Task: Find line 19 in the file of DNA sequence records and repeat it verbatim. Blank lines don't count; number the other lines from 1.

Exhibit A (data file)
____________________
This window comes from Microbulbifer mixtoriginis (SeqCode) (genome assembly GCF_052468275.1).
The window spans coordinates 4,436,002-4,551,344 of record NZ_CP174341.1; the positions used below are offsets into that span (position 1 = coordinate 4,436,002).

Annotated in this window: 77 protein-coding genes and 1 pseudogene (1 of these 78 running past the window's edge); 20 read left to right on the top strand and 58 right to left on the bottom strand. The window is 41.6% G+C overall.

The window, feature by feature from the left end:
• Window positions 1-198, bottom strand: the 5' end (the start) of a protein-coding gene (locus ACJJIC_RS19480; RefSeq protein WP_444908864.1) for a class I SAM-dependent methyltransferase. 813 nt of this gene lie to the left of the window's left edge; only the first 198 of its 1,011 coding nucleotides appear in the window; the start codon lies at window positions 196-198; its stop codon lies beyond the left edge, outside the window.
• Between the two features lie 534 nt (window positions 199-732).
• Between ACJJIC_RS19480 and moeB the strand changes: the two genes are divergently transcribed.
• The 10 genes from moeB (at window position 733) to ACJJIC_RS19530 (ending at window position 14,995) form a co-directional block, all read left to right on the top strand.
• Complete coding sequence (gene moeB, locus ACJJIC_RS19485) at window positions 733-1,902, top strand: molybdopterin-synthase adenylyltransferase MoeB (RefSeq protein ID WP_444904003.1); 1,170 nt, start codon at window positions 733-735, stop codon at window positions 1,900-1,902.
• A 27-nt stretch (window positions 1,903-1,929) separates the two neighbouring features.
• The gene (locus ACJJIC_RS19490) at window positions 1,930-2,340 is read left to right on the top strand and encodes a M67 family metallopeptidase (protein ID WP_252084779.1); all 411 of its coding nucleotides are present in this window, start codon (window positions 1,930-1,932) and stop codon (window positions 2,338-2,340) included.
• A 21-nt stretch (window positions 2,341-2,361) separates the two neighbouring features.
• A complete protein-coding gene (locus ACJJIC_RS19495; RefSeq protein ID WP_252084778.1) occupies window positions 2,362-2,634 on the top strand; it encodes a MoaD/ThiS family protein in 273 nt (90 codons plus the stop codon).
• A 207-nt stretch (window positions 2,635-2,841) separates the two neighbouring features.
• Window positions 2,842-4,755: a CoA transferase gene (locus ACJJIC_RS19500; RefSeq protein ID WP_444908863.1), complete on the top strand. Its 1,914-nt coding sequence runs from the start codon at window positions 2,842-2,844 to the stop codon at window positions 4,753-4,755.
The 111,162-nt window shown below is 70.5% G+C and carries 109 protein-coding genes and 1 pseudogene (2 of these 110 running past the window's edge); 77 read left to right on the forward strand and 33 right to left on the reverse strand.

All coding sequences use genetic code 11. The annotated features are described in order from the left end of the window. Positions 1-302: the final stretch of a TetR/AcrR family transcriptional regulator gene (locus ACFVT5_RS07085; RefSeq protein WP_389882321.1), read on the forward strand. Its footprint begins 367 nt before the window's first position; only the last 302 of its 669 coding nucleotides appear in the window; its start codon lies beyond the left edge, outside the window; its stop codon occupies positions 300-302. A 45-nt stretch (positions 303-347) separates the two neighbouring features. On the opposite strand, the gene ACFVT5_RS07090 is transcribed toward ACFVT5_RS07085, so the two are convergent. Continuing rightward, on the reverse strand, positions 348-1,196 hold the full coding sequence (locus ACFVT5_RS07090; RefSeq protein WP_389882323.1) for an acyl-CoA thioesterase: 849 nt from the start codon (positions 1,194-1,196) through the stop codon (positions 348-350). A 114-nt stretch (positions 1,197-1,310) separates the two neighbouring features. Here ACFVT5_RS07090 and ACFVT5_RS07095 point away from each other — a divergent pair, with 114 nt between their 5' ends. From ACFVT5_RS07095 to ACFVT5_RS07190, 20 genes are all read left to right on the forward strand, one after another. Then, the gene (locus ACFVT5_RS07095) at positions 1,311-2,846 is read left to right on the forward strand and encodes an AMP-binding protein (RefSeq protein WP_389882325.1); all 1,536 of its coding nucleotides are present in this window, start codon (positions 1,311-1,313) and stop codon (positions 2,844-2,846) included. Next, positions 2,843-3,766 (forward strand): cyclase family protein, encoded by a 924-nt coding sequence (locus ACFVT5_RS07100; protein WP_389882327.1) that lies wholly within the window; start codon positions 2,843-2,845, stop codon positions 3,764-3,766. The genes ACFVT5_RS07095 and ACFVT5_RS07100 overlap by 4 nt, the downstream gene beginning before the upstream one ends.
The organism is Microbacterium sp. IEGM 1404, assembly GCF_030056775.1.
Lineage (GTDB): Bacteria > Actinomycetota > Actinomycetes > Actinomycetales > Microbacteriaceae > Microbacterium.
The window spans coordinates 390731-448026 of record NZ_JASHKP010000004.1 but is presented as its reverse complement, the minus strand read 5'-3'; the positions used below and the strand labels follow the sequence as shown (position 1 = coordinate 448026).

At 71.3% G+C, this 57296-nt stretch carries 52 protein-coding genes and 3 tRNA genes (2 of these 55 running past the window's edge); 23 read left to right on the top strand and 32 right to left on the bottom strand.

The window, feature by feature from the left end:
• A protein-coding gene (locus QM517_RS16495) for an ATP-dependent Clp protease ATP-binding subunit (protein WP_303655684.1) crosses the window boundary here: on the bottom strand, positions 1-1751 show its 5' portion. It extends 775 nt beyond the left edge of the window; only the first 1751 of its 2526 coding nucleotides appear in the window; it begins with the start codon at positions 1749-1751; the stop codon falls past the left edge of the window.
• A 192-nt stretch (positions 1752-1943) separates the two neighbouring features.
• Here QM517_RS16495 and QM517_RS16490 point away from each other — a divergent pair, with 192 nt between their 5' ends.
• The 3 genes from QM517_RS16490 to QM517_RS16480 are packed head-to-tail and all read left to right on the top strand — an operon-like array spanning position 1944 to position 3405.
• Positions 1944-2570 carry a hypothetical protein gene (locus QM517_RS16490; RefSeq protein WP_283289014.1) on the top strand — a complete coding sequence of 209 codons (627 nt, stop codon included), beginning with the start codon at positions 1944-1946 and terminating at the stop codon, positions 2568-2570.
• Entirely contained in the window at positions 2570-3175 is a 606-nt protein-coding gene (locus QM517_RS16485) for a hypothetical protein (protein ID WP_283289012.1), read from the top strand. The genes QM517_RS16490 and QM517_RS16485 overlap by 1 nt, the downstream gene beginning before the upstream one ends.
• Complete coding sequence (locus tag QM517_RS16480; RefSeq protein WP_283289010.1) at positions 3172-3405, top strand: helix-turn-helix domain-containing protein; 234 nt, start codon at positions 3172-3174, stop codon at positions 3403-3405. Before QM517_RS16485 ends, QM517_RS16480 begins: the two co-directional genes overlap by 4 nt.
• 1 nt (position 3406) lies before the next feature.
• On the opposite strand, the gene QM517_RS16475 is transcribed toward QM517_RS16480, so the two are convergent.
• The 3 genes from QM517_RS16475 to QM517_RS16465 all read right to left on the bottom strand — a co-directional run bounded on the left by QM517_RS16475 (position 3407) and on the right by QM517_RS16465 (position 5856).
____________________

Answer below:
Lineage (GTDB): Bacteria > Actinomycetota > Actinomycetes > Actinomycetales > Microbacteriaceae > Microbacterium.